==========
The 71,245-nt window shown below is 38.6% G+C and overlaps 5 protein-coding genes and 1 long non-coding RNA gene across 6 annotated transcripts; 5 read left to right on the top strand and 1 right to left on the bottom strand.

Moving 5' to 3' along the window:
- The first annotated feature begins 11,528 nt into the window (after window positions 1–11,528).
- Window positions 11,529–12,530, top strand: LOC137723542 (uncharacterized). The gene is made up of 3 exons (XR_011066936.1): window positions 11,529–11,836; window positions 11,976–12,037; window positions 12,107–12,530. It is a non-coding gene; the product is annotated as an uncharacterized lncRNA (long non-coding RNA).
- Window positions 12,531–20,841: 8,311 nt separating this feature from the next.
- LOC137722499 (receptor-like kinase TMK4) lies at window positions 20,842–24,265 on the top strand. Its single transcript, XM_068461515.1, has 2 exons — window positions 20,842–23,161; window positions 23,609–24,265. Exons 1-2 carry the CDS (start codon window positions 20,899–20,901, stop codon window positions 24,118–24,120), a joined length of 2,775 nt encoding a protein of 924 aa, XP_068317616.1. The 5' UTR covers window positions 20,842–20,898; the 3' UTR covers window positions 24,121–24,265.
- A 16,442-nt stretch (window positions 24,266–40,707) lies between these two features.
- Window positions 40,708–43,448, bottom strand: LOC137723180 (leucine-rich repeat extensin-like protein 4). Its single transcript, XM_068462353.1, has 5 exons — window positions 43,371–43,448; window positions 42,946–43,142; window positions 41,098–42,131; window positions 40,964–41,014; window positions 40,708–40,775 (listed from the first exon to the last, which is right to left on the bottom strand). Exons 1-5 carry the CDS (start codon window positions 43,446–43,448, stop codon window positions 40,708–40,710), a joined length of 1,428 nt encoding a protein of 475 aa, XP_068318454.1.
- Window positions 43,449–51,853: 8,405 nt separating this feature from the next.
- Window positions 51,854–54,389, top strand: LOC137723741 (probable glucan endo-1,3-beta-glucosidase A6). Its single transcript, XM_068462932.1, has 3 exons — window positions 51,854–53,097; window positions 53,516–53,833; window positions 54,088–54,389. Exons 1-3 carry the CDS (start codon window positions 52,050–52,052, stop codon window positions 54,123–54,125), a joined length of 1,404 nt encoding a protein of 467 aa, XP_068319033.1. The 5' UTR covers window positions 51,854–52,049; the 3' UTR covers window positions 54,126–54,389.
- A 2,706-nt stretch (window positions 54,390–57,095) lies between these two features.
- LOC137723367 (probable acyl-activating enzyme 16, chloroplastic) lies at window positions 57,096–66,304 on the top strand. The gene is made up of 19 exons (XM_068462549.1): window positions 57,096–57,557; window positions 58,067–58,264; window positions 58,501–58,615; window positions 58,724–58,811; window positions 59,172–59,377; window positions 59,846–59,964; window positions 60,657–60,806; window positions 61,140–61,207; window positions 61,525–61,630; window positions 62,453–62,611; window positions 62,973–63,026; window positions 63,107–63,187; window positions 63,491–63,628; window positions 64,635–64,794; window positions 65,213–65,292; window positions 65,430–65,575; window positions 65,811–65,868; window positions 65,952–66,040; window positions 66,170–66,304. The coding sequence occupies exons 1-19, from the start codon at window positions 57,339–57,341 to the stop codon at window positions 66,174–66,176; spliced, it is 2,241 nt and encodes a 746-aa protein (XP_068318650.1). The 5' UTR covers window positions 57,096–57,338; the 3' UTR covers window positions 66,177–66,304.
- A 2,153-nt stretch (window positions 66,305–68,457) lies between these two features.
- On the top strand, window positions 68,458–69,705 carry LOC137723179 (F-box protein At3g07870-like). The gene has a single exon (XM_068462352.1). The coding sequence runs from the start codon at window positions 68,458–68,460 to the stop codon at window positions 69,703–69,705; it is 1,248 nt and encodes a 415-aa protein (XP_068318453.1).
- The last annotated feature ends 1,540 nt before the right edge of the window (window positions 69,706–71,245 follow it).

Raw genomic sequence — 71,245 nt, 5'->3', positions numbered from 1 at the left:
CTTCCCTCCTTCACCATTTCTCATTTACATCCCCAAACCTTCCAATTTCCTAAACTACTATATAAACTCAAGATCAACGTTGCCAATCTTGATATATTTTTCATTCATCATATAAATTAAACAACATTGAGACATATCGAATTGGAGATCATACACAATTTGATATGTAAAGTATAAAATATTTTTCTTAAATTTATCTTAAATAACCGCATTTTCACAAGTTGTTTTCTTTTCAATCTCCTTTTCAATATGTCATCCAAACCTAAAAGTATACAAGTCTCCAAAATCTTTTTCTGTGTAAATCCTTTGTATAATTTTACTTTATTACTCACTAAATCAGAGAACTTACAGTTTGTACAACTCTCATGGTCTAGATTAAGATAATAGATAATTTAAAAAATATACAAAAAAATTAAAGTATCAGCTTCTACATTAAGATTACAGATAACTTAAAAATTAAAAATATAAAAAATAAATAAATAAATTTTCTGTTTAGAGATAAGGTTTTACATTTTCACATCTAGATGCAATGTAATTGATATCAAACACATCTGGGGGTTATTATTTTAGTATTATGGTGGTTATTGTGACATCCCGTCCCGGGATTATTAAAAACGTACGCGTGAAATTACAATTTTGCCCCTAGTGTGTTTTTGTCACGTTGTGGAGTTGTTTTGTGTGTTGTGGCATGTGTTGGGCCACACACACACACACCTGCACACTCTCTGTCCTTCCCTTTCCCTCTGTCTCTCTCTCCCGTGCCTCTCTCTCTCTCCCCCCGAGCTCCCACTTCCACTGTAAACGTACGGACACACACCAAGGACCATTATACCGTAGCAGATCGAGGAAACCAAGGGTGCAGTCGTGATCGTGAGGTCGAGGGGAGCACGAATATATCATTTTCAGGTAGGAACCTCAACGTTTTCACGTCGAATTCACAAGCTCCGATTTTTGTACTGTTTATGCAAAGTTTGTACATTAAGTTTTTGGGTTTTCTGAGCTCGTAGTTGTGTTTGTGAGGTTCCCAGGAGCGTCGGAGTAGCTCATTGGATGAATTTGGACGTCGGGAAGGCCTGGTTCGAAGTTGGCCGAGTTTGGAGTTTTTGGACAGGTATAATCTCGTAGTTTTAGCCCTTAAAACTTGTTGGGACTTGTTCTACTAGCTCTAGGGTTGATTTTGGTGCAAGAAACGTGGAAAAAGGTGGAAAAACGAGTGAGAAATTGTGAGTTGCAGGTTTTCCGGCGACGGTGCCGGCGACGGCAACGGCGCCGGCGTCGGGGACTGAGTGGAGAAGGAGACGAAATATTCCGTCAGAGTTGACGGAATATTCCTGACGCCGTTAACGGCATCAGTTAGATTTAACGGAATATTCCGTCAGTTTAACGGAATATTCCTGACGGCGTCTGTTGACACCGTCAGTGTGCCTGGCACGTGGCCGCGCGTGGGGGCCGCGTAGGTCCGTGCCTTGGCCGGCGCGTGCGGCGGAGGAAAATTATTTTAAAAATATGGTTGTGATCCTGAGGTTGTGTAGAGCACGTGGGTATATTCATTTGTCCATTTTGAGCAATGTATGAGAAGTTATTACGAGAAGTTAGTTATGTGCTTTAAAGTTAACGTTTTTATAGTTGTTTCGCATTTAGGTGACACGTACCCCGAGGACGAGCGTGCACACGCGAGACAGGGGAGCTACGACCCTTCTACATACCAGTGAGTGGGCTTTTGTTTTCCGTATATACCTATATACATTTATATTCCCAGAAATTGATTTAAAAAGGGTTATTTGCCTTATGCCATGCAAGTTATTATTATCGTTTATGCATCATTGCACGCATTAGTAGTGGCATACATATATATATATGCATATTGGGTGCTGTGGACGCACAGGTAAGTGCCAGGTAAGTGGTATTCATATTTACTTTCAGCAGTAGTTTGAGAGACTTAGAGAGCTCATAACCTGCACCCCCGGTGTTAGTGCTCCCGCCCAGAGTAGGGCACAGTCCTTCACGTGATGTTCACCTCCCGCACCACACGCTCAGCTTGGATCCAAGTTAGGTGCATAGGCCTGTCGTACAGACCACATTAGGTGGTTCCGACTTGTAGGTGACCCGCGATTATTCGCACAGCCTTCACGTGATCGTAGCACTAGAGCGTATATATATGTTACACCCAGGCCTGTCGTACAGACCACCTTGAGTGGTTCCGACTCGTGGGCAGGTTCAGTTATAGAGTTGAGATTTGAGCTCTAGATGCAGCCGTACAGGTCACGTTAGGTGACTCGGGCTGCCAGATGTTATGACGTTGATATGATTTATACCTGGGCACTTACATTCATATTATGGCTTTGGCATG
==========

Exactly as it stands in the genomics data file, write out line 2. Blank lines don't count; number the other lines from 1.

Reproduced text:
Moving 5' to 3' along the window: